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Tuesday 16th July 2019

Fainting after air travel is life-threatening

23rd October 2012

People who experience fainting after being on a plane should get themselves checked for pulmonary embolism (PE), according to a recent study.


Study author Robert Rifenburg, a doctor at Resurrection Medical Center in Chicago, said that people who faint after air travel should regard their lives as being at risk.

He said if a person comes to the hospital to be evaluated for fainting, and he or she is ultimately diagnosed with a PE or another type of embolism, there was a statistically significant likelihood of a threat to their life.

For the study, the researchers reviewed their records of people who were seen after they arrived at Chicago's O'Hare airport, located near Rifenburg's place of work.

The records included 548 patients, whose average age was 68.

Though not all of the patients had recently flown in a plane, all of the patients were presented as emergencies, and admitted to the hospital immediately.

The researchers noted that other types of embolism, including one that is even more life-threatening than PE, can also cause post-flight fainting.

In particular, large, saddle emboli can cause sudden disruption of blood flow to the brain, leading to immediate death.

Although the researchers were unable to find a statistical link between embolisms and the length of time a person was travelling by air, the connection between post-flight fainting and PE remains statistically significant.

But while the study argues for fainting associated with air travel to be regarded as a key diagnostic indicator, fainting is not a common symptom of PE and various other emboli where air travel is not involved.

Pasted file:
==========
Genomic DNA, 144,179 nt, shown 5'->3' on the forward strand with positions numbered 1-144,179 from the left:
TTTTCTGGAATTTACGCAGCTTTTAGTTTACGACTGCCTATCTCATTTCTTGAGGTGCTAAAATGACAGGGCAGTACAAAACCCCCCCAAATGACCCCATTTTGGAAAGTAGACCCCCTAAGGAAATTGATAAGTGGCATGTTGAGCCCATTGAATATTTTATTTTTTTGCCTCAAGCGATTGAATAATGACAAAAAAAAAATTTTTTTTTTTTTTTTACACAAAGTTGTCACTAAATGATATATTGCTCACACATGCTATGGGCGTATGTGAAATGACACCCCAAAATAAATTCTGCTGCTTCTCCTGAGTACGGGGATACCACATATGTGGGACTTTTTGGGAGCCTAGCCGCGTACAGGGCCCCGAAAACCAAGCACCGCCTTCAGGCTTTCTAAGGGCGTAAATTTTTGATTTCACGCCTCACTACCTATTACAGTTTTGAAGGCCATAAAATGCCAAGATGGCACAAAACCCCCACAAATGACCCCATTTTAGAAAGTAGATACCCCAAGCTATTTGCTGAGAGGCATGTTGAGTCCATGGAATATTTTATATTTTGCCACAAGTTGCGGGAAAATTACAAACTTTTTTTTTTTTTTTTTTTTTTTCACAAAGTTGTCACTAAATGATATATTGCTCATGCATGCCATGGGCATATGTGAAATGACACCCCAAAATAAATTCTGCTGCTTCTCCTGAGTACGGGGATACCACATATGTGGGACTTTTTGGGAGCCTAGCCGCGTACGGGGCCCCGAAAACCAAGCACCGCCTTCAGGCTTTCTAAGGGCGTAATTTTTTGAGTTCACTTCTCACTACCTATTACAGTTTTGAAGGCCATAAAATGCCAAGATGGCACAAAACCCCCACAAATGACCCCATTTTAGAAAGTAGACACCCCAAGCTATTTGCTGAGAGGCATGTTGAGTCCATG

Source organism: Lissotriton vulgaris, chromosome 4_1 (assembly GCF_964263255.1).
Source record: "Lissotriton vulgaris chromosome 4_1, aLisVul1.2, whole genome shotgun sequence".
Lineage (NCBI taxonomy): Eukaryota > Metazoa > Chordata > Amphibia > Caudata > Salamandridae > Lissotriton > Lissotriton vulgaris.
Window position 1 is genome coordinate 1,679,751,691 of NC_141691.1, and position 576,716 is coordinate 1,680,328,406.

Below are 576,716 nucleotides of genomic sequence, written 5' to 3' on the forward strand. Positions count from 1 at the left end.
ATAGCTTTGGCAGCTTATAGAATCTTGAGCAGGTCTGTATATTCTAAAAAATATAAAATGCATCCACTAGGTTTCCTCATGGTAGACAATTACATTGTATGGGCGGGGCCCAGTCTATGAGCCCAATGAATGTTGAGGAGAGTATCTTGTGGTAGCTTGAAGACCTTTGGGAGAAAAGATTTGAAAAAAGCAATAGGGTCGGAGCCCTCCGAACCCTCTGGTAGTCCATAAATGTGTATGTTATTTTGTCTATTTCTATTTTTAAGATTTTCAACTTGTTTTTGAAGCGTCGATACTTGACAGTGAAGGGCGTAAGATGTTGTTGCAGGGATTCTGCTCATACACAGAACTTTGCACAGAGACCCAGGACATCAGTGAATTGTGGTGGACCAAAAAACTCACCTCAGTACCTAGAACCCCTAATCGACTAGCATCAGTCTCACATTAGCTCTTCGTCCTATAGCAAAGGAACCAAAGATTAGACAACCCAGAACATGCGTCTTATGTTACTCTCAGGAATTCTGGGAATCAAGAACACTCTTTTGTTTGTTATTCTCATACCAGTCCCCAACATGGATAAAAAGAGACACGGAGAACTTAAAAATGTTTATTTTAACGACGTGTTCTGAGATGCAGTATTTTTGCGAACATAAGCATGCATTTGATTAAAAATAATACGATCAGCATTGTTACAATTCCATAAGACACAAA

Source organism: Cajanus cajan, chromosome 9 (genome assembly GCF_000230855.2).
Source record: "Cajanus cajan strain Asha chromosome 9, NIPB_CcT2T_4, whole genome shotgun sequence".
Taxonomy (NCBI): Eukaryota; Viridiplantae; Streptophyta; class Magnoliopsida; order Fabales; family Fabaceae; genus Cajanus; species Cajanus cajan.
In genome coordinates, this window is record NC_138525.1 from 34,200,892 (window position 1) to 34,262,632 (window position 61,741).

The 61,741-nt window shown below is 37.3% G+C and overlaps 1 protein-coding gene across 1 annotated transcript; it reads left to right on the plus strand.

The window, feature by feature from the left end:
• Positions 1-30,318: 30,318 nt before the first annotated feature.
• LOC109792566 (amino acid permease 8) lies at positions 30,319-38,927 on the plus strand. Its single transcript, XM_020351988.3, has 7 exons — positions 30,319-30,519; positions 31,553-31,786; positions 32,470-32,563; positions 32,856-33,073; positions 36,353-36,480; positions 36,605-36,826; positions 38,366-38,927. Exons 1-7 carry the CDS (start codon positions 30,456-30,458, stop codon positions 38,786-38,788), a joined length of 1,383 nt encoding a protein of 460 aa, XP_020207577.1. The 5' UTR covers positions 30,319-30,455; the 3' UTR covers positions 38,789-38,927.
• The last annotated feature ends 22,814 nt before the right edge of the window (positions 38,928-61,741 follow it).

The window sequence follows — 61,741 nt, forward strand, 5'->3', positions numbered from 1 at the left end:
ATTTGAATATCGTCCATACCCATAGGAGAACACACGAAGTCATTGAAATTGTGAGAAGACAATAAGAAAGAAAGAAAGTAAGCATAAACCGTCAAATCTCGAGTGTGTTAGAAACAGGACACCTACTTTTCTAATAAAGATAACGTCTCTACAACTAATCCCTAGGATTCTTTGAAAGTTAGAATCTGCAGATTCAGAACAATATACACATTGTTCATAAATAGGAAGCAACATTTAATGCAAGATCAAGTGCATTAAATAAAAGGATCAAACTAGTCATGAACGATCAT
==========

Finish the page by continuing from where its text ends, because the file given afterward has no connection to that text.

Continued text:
All of the patients turned out to have a PE that had never been previously diagnosed. Of the patients who complained that they had fainted, about half had also recently travelled in a plane. Only a small fraction of the patients who had not complained about fainting had been in a plane before their symptoms presented themselves.

Large saddle emboli, which are extremely life-threatening, were also much more common in the group that had experienced fainting.

Abnormal ECG findings, such as sinus tachycardia, were also found in that group. Rifenburg said that significant disruption of blood flow to the brain always carried risks for the human body, no matter what the cause.

This year, the American College of Chest Physicians published some new evidence based on clinical practice regarding the risk of deep vein thrombosis (DVT) and PE associated with long-distance air travel.

For long-distance flights, they found that several factors may increase a person's risk of developing DVT or PE.

People using oral contraceptives, or people who have had recent surgery or immobility, should be careful about taking long-distance flights, they concluded.

Rifenburg speculated that long-distance flights could put people in a particularly risky position, when it came to the risk of PE.

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